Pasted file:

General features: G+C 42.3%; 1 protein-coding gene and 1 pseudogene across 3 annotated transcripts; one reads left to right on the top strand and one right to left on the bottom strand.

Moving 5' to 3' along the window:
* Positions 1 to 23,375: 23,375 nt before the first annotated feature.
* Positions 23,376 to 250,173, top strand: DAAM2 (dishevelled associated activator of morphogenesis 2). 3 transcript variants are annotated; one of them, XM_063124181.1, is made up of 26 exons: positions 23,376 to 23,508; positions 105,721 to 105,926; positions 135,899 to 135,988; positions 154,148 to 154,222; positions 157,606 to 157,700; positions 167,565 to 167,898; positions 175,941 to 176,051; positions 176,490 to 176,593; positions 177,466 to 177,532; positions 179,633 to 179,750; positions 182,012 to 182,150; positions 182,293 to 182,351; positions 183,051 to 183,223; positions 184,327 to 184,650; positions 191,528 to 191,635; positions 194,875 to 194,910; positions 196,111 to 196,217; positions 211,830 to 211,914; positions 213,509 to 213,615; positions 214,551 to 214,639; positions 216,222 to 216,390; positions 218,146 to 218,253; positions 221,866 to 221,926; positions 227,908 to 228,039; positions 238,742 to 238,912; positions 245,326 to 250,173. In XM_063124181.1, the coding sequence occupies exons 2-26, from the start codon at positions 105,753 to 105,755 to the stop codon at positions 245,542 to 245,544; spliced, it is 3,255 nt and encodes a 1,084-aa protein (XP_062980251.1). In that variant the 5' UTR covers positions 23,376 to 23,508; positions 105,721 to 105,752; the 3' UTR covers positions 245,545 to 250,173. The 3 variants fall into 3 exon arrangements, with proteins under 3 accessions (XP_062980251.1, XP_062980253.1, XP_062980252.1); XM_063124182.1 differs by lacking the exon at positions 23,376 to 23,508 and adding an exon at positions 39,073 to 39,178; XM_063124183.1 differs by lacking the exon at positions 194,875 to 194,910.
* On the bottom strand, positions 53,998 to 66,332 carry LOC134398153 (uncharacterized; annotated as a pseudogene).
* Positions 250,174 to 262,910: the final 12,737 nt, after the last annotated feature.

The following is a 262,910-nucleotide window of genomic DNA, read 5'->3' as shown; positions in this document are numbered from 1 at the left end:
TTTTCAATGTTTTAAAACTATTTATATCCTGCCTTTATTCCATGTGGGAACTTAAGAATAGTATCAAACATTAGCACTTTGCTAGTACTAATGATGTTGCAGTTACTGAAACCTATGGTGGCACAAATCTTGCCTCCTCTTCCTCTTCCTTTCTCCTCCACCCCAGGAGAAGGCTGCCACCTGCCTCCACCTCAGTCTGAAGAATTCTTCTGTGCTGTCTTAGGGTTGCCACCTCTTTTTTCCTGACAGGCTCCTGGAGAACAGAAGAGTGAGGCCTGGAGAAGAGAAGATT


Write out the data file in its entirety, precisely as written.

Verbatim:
General features: G+C 42.3%; 1 protein-coding gene and 1 pseudogene across 3 annotated transcripts; one reads left to right on the top strand and one right to left on the bottom strand.

Moving 5' to 3' along the window:
* Positions 1 to 23,375: 23,375 nt before the first annotated feature.
* Positions 23,376 to 250,173, top strand: DAAM2 (dishevelled associated activator of morphogenesis 2). 3 transcript variants are annotated; one of them, XM_063124181.1, is made up of 26 exons: positions 23,376 to 23,508; positions 105,721 to 105,926; positions 135,899 to 135,988; positions 154,148 to 154,222; positions 157,606 to 157,700; positions 167,565 to 167,898; positions 175,941 to 176,051; positions 176,490 to 176,593; positions 177,466 to 177,532; positions 179,633 to 179,750; positions 182,012 to 182,150; positions 182,293 to 182,351; positions 183,051 to 183,223; positions 184,327 to 184,650; positions 191,528 to 191,635; positions 194,875 to 194,910; positions 196,111 to 196,217; positions 211,830 to 211,914; positions 213,509 to 213,615; positions 214,551 to 214,639; positions 216,222 to 216,390; positions 218,146 to 218,253; positions 221,866 to 221,926; positions 227,908 to 228,039; positions 238,742 to 238,912; positions 245,326 to 250,173. In XM_063124181.1, the coding sequence occupies exons 2-26, from the start codon at positions 105,753 to 105,755 to the stop codon at positions 245,542 to 245,544; spliced, it is 3,255 nt and encodes a 1,084-aa protein (XP_062980251.1). In that variant the 5' UTR covers positions 23,376 to 23,508; positions 105,721 to 105,752; the 3' UTR covers positions 245,545 to 250,173. The 3 variants fall into 3 exon arrangements, with proteins under 3 accessions (XP_062980251.1, XP_062980253.1, XP_062980252.1); XM_063124182.1 differs by lacking the exon at positions 23,376 to 23,508 and adding an exon at positions 39,073 to 39,178; XM_063124183.1 differs by lacking the exon at positions 194,875 to 194,910.
* On the bottom strand, positions 53,998 to 66,332 carry LOC134398153 (uncharacterized; annotated as a pseudogene).
* Positions 250,174 to 262,910: the final 12,737 nt, after the last annotated feature.

The following is a 262,910-nucleotide window of genomic DNA, read 5'->3' as shown; positions in this document are numbered from 1 at the left end:
TTTTCAATGTTTTAAAACTATTTATATCCTGCCTTTATTCCATGTGGGAACTTAAGAATAGTATCAAACATTAGCACTTTGCTAGTACTAATGATGTTGCAGTTACTGAAACCTATGGTGGCACAAATCTTGCCTCCTCTTCCTCTTCCTTTCTCCTCCACCCCAGGAGAAGGCTGCCACCTGCCTCCACCTCAGTCTGAAGAATTCTTCTGTGCTGTCTTAGGGTTGCCACCTCTTTTTTCCTGACAGGCTCCTGGAGAACAGAAGAGTGAGGCCTGGAGAAGAGAAGATT